Loomy, gray cityscapes making you crave the feeling of sitting beneath a lush, green tree canopy? You aren’t alone. But there is more to being in nature than lifting the spirits or breathing fresh air. It could add years to your life. People in urban areas worldwide who live close to a park, garden, or other natural area are at lower risk of premature death, according to a scientific review recently published in The Lancet Planetary Health.
Researchers used a “vegetation index” to measure the density of flora living in any given area. On their scale, tropical rainforests would get a score close to 1, while barren rock or sand would score closer to 0. They found that the higher the vegetation index, the lower the rate of premature death. The fact that parks are good for you is no surprise. But more intriguing is what happens to people’s health when green spaces change. When an area’s vegetation index increases by just 0.1, the people who live within a third of a mile from it lower their rate of premature mortality by around 4 percent. In other words, the more plant life you have around you, the better your chances of living a longer life. Painting the town green Researchers examined studies from the United States, Canada, Spain, Italy, Australia, Switzerland, and China on this topic and all follow this trend. All together these studies combined included more than eight million people. But, this analysis doesn’t answer the question of why proximity to plants is a good for human health. However, it does confirm the finding that being near green spaces really is good for you and most importantly, the effect likely applies to you, no matter where you live or visit in the world. More than half of the world’s population lives in cities, and the number is rising. This means the public health benefits of these green spaces could affect a lot of people. But some cities have better access to green space than others — which means certain people might be losing out on those extra years. People living in Atlanta, Dallas, and Portland, Oregon are all doing well, with 850 square feet or more of green space per resident. However New York City, Boston, and Miami are barren wastelands by comparison, with less than 200 square feet per resident.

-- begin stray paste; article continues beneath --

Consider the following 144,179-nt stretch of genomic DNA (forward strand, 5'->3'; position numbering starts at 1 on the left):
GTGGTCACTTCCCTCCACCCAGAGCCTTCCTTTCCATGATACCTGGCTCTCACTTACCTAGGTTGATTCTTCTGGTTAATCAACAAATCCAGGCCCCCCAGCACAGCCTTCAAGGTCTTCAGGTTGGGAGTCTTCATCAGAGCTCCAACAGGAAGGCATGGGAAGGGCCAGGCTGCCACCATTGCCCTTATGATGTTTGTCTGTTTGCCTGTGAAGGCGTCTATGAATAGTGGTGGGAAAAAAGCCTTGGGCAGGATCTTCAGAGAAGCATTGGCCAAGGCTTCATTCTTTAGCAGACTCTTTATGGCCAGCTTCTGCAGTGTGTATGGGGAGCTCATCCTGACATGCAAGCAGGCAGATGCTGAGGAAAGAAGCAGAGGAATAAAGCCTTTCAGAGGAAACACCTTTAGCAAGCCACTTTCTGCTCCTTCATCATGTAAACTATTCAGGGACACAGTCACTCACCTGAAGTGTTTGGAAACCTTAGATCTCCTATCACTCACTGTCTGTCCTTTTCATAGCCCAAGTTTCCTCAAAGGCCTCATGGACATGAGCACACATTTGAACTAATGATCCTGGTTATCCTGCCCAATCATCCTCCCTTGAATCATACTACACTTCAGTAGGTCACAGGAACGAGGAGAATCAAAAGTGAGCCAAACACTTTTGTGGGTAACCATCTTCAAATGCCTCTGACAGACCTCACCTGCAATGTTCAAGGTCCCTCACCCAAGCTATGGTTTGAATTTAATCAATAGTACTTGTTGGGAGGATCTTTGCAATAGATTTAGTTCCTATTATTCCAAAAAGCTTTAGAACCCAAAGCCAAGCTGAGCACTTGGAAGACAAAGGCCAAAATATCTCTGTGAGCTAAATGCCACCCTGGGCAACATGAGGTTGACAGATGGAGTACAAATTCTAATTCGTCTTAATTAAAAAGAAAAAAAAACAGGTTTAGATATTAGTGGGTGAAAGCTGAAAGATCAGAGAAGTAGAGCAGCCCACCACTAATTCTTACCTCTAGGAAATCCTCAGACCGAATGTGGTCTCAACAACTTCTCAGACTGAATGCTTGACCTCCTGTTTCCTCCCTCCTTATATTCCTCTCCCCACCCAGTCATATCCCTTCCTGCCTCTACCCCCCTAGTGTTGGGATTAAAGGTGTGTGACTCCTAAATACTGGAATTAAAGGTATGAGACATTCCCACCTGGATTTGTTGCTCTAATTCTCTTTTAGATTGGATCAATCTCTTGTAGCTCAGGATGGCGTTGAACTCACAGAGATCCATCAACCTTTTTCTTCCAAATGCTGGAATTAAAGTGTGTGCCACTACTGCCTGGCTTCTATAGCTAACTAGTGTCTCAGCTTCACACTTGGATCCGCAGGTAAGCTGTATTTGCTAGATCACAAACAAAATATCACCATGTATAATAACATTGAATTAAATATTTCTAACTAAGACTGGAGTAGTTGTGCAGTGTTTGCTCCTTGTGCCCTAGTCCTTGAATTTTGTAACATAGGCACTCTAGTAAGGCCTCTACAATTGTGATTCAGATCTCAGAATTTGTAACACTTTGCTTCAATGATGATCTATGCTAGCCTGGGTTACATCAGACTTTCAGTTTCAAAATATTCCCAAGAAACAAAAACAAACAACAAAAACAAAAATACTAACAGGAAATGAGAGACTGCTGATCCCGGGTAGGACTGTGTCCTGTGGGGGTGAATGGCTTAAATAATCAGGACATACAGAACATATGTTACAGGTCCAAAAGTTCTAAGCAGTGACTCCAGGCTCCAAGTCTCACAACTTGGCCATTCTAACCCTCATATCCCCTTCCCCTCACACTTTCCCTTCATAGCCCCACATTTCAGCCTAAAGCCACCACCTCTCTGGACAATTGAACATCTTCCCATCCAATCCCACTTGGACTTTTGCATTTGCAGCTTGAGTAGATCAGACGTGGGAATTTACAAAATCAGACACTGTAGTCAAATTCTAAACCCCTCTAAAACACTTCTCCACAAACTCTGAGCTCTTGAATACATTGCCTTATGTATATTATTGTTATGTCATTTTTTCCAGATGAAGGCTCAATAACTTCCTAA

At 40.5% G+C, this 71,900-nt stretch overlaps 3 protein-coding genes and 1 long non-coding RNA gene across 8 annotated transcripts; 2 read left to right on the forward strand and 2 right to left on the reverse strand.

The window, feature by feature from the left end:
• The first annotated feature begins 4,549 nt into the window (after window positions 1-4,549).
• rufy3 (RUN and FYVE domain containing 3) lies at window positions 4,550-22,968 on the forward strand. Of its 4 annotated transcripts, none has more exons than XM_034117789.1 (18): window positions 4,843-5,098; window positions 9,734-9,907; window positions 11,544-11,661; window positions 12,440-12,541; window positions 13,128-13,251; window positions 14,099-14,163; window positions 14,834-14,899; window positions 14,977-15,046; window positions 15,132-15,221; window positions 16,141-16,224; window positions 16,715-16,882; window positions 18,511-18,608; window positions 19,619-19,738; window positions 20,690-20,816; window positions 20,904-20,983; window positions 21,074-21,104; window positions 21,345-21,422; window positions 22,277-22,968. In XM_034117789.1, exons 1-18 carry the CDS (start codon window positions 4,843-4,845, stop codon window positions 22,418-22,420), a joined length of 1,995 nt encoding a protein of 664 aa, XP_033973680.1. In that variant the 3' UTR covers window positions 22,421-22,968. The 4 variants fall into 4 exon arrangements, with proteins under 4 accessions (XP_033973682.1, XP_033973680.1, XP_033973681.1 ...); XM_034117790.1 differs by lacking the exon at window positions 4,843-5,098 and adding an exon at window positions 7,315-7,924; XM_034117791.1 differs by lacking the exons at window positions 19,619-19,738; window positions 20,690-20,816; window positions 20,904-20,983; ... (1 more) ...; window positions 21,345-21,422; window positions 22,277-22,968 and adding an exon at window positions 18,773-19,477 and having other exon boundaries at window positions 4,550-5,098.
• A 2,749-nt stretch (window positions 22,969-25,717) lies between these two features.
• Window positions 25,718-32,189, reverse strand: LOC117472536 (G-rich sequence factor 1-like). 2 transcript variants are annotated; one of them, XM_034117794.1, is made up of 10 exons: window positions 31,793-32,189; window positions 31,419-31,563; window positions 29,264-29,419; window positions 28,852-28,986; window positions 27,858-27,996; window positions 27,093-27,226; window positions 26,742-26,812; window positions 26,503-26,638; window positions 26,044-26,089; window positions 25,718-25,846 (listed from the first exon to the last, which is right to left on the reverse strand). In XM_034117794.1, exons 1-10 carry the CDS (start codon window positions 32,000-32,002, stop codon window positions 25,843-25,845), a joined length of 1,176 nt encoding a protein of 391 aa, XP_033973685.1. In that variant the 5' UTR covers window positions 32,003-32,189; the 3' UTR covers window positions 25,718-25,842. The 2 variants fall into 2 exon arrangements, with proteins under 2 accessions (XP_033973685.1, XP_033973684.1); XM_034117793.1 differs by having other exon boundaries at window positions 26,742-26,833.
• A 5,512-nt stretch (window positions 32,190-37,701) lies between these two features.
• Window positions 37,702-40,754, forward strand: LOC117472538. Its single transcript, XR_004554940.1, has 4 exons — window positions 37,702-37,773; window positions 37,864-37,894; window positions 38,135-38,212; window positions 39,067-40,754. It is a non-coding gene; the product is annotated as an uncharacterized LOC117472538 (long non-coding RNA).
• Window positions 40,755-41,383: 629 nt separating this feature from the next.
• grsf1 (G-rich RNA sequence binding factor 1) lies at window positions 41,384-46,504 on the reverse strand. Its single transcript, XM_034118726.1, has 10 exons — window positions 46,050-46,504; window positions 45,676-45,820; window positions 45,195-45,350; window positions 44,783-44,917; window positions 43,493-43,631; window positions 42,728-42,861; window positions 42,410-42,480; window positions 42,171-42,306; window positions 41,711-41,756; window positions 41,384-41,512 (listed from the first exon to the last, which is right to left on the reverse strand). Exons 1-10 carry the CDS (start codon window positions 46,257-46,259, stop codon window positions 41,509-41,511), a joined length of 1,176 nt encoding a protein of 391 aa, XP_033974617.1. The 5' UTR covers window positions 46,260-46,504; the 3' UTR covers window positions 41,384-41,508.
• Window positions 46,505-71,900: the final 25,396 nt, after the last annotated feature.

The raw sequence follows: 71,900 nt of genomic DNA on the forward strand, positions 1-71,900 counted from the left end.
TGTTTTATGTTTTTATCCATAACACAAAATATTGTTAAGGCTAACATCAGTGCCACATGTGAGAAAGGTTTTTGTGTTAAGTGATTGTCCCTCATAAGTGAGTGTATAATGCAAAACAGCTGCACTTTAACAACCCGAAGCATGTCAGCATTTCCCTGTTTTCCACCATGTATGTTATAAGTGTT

Green space’s benefits aren’t limited to physical health, either. Mental health improves when people are close to leafy green spaces. In a study published earlier this year, for example, researchers found that growing up in nature led to better mental health across a person’s lifespan. The type of green space makes a difference. Between grass, shrubs, and tree canopy, tree canopy coverage has the greatest payoff for humans’ health, and is associated with lower psychological distress. They can also improve your quality of life in other ways: Urban green spaces curb air pollution, noise, and the urban heat island effect. Together, the results suggest cities should step up their urban greening programs and keep public parks public — the lives of their residents may depend on it.
I’m Attila. Be well.